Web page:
Contain Braxton Miller: Miller has run for at least 100 yards in three of his past five games, and is averaging 13.3 yards per rush on draw plays. The Buckeyes' offense hasn't been very explosive all season, but Miller can extend plays and can be that much more deadly because of his ability to run. Florida's rush defense had some bend to it this year and a scrambler like Miller could keep the Buckeyes on the field longer.

Protect Brantley: The Gator's thin offensive line must keep John Brantley upright and out of trouble if Florida intends to move the ball against the Buckeyes. Florida only gave up 23 sacks on the season, but Brantley isn't much of a runner, so when he has to try and escape pressure, plays usually breakdown. With his lack of mobility, Brantley needs much more time in the pocket.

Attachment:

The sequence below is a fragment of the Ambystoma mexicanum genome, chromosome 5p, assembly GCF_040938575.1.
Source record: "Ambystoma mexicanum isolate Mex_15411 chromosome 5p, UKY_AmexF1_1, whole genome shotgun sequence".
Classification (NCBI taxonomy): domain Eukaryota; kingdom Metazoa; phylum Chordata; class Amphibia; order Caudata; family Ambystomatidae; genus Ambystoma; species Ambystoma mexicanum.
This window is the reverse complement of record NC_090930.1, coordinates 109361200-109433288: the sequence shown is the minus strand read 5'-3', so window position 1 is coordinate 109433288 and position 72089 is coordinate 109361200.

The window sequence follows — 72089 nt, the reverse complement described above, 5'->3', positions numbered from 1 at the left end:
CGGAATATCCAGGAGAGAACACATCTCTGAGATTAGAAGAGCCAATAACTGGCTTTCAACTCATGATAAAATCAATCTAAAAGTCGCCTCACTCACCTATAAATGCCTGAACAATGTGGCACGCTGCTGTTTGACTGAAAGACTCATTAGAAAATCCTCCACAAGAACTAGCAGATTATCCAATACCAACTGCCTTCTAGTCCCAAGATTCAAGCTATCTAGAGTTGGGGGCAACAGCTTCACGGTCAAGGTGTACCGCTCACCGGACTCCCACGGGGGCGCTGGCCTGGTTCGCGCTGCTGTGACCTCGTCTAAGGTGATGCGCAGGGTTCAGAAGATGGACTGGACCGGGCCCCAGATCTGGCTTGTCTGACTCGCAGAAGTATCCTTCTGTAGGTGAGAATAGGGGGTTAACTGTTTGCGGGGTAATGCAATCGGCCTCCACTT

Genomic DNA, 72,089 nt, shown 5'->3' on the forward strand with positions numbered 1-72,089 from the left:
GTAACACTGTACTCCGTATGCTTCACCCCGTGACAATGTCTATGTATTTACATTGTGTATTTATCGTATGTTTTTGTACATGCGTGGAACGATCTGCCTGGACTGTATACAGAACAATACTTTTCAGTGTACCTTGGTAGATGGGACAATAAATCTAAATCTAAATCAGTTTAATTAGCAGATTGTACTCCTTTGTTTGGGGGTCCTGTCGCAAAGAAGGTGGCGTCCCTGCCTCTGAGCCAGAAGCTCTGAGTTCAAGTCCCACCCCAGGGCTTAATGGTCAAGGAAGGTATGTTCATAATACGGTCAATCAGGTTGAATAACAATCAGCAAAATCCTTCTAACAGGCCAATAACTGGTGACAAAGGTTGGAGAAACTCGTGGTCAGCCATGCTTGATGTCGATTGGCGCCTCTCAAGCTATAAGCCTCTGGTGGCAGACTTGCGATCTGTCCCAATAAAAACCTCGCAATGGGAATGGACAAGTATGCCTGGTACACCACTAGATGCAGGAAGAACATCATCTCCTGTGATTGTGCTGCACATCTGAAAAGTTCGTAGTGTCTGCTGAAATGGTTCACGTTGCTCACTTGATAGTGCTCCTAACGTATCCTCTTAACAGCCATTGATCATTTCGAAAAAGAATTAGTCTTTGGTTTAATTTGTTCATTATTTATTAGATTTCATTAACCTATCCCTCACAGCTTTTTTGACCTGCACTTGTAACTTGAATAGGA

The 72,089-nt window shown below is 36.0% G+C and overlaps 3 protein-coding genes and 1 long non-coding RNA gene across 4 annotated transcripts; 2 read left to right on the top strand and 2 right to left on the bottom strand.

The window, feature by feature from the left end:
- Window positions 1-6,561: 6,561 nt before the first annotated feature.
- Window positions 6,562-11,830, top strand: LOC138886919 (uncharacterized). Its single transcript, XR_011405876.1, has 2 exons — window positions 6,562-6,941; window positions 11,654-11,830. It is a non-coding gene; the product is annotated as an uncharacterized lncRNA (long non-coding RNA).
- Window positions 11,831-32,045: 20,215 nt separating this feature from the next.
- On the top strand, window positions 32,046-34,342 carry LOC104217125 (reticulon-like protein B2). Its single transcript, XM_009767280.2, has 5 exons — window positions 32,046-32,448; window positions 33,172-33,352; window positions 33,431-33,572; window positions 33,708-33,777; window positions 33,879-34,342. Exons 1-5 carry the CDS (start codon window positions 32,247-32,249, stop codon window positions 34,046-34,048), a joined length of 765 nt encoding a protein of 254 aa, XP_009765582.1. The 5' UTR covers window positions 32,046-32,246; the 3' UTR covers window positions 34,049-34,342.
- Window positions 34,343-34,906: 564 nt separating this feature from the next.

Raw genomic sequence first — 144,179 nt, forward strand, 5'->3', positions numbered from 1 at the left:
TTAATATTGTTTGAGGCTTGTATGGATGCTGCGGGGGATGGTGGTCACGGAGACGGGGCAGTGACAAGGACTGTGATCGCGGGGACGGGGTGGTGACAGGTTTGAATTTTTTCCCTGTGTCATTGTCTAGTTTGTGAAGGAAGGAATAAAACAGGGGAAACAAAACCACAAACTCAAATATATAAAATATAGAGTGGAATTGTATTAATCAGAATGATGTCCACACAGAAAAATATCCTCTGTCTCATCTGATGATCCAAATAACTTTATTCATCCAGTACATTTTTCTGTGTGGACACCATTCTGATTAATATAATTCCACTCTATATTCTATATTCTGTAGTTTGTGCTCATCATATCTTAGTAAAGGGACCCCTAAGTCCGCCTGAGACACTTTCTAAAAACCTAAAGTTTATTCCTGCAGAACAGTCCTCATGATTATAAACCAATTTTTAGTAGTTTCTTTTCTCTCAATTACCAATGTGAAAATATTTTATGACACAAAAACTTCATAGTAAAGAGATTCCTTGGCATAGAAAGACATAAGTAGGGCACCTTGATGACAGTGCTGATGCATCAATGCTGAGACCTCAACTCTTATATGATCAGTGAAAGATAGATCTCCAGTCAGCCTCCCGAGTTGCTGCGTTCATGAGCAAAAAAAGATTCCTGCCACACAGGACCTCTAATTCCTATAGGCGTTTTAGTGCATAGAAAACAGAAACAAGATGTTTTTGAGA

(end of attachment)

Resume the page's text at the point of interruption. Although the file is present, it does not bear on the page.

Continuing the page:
More Next Level SEC bowl stats

December, 29, 2011
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We continue our look at some "Next Level" bowl stats, courtesy of the good folks at ESPN Stats & Information.

Today, we're looking at the Taxslayer.com Gator Bowl between Florida and Ohio State, and the AT&T Cotton Bowl between No. 6 Arkansas and No. 8 Kansas State:

Taxslayer.com Gator Bowl –- Ohio State vs. Florida
  • Ohio State quarterback Braxton Miller has run for 100 yards in three of his past five games with the majority coming on designed running plays. During that time period, Miller has averaged 85 yards per game on designed runs, after averaging 21.3 in his first six career games.
  • Miller averages 13.3 yards per rush on draw plays. He's run 17 draws this season with 12 coming in the past five games. Miller averages 7.9 yards per scramble. Miller has taken off to run 41 times, resulting in 16 first downs with eight coming on third down.